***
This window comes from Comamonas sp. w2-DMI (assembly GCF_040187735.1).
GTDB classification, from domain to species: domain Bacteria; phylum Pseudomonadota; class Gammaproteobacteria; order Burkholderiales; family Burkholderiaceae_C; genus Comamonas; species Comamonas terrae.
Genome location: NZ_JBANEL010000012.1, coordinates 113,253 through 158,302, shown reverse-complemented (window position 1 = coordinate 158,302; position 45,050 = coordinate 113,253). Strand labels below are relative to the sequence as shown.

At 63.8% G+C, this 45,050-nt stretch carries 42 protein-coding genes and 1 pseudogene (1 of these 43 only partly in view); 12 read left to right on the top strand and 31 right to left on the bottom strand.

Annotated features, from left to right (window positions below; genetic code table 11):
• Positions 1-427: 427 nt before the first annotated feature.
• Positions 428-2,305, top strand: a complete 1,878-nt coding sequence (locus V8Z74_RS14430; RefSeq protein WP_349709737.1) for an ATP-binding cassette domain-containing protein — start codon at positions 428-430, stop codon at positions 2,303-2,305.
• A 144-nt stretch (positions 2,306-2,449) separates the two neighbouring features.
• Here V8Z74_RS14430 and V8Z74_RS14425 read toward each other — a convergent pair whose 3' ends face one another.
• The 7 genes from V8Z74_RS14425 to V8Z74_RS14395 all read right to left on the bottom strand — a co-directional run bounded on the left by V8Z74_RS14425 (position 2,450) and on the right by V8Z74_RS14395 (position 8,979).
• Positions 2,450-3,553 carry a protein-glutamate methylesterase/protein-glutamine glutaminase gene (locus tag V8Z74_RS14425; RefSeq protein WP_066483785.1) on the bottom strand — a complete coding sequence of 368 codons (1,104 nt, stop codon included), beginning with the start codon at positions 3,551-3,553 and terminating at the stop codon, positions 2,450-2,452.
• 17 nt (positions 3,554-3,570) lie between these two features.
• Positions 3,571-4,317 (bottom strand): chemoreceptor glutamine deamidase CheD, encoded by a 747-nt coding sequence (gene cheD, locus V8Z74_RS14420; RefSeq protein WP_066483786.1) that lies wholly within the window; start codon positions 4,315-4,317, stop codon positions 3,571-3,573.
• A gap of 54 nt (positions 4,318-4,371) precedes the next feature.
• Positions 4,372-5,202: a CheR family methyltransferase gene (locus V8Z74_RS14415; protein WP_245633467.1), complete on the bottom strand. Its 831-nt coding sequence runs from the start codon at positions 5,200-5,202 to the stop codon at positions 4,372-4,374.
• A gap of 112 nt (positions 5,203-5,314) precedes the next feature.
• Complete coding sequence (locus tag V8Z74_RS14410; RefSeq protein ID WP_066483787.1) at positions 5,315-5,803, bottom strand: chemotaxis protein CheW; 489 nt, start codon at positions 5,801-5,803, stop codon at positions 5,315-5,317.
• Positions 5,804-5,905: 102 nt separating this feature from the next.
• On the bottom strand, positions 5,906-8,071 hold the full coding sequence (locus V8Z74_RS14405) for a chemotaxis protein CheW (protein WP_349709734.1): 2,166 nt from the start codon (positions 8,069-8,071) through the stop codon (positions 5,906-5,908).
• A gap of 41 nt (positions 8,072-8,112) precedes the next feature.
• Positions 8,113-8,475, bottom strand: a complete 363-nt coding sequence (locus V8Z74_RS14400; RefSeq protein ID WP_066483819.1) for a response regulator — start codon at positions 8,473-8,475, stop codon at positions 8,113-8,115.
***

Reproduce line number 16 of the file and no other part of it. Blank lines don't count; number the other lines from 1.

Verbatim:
• A gap of 112 nt (positions 5,203-5,314) precedes the next feature.